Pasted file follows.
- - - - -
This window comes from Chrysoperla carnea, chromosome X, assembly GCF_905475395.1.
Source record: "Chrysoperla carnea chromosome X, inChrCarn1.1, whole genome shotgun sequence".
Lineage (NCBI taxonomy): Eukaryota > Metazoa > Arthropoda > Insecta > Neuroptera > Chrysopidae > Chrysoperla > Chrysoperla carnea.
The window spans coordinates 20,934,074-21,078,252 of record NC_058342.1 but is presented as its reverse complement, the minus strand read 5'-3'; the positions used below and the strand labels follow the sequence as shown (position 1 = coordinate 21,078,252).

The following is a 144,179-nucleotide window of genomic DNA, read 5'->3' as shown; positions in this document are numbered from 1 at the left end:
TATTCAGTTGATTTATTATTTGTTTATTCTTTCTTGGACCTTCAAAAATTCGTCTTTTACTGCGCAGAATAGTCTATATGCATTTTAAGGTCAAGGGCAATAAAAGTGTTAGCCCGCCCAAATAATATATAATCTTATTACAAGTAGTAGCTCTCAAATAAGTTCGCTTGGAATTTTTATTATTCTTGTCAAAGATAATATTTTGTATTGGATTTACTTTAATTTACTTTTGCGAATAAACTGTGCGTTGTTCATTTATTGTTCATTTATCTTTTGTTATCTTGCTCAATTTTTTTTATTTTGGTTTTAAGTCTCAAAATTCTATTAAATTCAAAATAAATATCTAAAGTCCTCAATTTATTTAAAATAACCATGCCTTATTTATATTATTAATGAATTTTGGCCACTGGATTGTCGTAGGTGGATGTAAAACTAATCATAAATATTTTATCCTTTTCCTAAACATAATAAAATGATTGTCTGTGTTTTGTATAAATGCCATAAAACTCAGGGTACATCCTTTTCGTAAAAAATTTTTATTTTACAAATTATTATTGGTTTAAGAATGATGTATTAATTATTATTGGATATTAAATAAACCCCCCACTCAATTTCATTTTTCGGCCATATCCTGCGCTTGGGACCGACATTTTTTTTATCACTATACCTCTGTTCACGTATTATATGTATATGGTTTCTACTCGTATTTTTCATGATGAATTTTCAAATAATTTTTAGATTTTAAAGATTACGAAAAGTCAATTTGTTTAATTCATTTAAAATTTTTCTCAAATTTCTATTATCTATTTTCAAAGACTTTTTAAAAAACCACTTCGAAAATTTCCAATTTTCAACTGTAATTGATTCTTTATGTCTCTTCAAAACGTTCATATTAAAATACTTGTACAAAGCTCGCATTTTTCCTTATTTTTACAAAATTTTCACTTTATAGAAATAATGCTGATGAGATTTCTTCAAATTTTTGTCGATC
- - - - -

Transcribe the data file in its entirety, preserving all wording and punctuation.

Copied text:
This window comes from Chrysoperla carnea, chromosome X, assembly GCF_905475395.1.
Source record: "Chrysoperla carnea chromosome X, inChrCarn1.1, whole genome shotgun sequence".
Lineage (NCBI taxonomy): Eukaryota > Metazoa > Arthropoda > Insecta > Neuroptera > Chrysopidae > Chrysoperla > Chrysoperla carnea.
The window spans coordinates 20,934,074-21,078,252 of record NC_058342.1 but is presented as its reverse complement, the minus strand read 5'-3'; the positions used below and the strand labels follow the sequence as shown (position 1 = coordinate 21,078,252).

The following is a 144,179-nucleotide window of genomic DNA, read 5'->3' as shown; positions in this document are numbered from 1 at the left end:
TATTCAGTTGATTTATTATTTGTTTATTCTTTCTTGGACCTTCAAAAATTCGTCTTTTACTGCGCAGAATAGTCTATATGCATTTTAAGGTCAAGGGCAATAAAAGTGTTAGCCCGCCCAAATAATATATAATCTTATTACAAGTAGTAGCTCTCAAATAAGTTCGCTTGGAATTTTTATTATTCTTGTCAAAGATAATATTTTGTATTGGATTTACTTTAATTTACTTTTGCGAATAAACTGTGCGTTGTTCATTTATTGTTCATTTATCTTTTGTTATCTTGCTCAATTTTTTTTATTTTGGTTTTAAGTCTCAAAATTCTATTAAATTCAAAATAAATATCTAAAGTCCTCAATTTATTTAAAATAACCATGCCTTATTTATATTATTAATGAATTTTGGCCACTGGATTGTCGTAGGTGGATGTAAAACTAATCATAAATATTTTATCCTTTTCCTAAACATAATAAAATGATTGTCTGTGTTTTGTATAAATGCCATAAAACTCAGGGTACATCCTTTTCGTAAAAAATTTTTATTTTACAAATTATTATTGGTTTAAGAATGATGTATTAATTATTATTGGATATTAAATAAACCCCCCACTCAATTTCATTTTTCGGCCATATCCTGCGCTTGGGACCGACATTTTTTTTATCACTATACCTCTGTTCACGTATTATATGTATATGGTTTCTACTCGTATTTTTCATGATGAATTTTCAAATAATTTTTAGATTTTAAAGATTACGAAAAGTCAATTTGTTTAATTCATTTAAAATTTTTCTCAAATTTCTATTATCTATTTTCAAAGACTTTTTAAAAAACCACTTCGAAAATTTCCAATTTTCAACTGTAATTGATTCTTTATGTCTCTTCAAAACGTTCATATTAAAATACTTGTACAAAGCTCGCATTTTTCCTTATTTTTACAAAATTTTCACTTTATAGAAATAATGCTGATGAGATTTCTTCAAATTTTTGTCGATC